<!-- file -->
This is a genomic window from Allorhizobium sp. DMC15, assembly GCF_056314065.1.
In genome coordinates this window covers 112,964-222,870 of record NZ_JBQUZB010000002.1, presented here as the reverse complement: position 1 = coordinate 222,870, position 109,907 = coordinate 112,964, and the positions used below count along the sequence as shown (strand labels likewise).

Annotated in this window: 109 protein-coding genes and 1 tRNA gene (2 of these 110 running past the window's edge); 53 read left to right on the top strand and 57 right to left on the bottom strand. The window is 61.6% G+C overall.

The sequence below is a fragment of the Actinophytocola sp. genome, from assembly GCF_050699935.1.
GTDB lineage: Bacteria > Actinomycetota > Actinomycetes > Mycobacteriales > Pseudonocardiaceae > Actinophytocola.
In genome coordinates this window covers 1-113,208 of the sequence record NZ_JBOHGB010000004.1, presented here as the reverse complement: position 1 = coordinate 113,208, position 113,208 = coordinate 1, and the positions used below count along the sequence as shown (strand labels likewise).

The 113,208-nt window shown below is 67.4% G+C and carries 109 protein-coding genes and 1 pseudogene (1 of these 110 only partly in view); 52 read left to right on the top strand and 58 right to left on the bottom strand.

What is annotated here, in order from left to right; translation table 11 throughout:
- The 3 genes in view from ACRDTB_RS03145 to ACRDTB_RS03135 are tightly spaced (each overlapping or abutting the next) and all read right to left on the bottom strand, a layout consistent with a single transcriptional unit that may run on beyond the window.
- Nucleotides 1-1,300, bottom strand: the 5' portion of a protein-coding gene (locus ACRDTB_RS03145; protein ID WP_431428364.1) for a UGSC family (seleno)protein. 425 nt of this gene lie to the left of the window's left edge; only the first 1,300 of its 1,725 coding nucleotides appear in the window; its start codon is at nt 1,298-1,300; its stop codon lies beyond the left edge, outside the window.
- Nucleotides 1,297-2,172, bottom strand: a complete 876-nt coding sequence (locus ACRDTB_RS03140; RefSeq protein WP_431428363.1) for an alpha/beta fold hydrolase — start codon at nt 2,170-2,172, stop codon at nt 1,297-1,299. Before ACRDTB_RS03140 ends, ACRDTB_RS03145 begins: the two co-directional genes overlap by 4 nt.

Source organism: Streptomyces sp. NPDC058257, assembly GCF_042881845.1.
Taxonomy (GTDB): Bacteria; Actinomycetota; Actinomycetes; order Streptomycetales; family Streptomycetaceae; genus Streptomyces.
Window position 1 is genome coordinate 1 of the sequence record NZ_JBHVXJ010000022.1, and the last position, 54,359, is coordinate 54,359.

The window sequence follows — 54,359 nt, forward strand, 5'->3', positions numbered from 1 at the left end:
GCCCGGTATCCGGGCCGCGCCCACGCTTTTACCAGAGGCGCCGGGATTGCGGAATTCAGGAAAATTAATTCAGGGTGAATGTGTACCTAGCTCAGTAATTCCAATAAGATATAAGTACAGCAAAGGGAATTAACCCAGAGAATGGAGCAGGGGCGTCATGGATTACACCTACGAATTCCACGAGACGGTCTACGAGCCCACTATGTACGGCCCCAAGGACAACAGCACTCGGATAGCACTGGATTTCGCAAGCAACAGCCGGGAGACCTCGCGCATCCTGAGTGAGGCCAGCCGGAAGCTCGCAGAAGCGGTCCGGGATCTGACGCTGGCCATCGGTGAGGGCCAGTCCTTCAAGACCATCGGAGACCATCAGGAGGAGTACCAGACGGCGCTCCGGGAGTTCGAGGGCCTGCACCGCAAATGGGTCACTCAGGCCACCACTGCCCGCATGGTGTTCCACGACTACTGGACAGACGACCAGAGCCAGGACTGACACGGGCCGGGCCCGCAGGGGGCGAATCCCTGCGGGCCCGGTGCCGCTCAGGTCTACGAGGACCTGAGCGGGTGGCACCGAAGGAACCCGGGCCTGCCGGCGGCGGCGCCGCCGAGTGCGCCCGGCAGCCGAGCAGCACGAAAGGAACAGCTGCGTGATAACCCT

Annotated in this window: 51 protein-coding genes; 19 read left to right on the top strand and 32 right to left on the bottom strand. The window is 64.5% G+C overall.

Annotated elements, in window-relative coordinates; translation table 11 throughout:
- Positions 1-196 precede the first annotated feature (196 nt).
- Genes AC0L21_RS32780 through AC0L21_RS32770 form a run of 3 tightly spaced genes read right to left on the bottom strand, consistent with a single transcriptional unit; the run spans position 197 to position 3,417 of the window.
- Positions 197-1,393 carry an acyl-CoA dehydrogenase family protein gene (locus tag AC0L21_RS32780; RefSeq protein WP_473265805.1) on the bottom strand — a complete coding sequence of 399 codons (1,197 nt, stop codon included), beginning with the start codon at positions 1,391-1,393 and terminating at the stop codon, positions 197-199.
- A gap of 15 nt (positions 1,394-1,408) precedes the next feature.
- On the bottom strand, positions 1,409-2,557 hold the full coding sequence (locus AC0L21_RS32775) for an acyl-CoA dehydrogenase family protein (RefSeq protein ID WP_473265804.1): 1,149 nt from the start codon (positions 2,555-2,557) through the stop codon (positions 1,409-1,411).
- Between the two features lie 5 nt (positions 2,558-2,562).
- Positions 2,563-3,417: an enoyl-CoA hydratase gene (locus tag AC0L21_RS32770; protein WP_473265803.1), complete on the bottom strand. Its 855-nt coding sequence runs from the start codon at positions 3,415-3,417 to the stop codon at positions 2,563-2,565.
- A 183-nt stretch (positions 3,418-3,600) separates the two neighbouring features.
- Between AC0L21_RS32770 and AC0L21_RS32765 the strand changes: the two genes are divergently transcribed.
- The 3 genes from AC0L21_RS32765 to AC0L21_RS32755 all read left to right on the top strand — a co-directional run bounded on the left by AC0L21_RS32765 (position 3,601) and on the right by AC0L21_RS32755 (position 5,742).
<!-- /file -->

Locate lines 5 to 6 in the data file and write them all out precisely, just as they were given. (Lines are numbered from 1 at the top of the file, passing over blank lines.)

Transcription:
GTDB lineage: Bacteria > Actinomycetota > Actinomycetes > Mycobacteriales > Pseudonocardiaceae > Actinophytocola.
In genome coordinates this window covers 1-113,208 of the sequence record NZ_JBOHGB010000004.1, presented here as the reverse complement: position 1 = coordinate 113,208, position 113,208 = coordinate 1, and the positions used below count along the sequence as shown (strand labels likewise).